As a tangible, seats for a performance would still be scarce and other such things, as would things with the quality of 'originality'. A replicator can make a perfect replica of the Mona Lisa but it is still not THE Mona Lisa.
That's a great topic for a philosophical debate. Let me take the counter position. First of all, this quality of "originality" you mention is impossible to quantify or measure. If I send the Mona Lisa through my nano-duplicator, and it recreates a second Mona Lisa identical to the original down to the brushstroke, down to every last pigment, down to every last molecule and atom, then you would have no way to distinguish between the two of them. If I put my nano-assembled Lisa on the wall at the Louvre, and no one was able to tell that it was a duplication, then it seems to me that they would have the same experience of having seen the Mona Lisa, had whatever personal experience with the artwork that they would have had with the original.
If this quality of originality cannot be demonstrated, if its absence makes no difference to people who encounter the work without knowing its providence, then what difference does it ultimately make whether or not the work was created by da Vinci in the Renaissance or me with my nano-assembler? What is this quality of originality, and why should I consider it?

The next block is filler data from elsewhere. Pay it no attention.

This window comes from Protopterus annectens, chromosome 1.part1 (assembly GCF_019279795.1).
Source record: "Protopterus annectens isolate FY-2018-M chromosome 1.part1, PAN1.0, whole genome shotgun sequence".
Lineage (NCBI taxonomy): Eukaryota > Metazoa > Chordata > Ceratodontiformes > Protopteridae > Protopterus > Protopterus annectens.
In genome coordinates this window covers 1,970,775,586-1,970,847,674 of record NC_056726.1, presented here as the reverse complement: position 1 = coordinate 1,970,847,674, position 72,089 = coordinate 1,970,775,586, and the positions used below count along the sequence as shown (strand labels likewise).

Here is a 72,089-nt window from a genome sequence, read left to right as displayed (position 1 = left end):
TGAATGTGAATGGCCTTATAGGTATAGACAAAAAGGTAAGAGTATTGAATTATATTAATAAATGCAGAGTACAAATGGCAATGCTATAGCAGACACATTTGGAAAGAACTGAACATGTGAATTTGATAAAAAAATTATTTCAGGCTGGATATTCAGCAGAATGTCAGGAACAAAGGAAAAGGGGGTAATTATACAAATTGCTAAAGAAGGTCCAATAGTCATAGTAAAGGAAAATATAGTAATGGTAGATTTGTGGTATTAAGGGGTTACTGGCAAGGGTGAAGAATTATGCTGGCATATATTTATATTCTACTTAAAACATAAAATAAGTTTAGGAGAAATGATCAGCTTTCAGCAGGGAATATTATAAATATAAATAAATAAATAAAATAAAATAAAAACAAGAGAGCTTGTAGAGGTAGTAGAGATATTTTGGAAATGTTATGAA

Second of all, even when we know works of art are replications, it doesn't universally hold in other arts that a duplication is less worthwhile than the original. I have on my bookshelf in front of me As I Lay Dying
. It is certainly not a first edition of the book, published in 1930. Nor is it Faulkner's original manuscript. My edition was published by Vintage Books in 1996. Yet the contents of the book are the same; it is the same story that contributed to the body of work that won Faulkner the Nobel in 1949. Even for a work I know at a glance to be a recreation 66 years after first publication, the work affects me no differently than if I had read a first edition, or even the original manuscript. What would I gain by reading a first edition or the manuscript? Consequently, what do I lose in my Vintage edition?
But I digress. Communism, yeah? Still against it.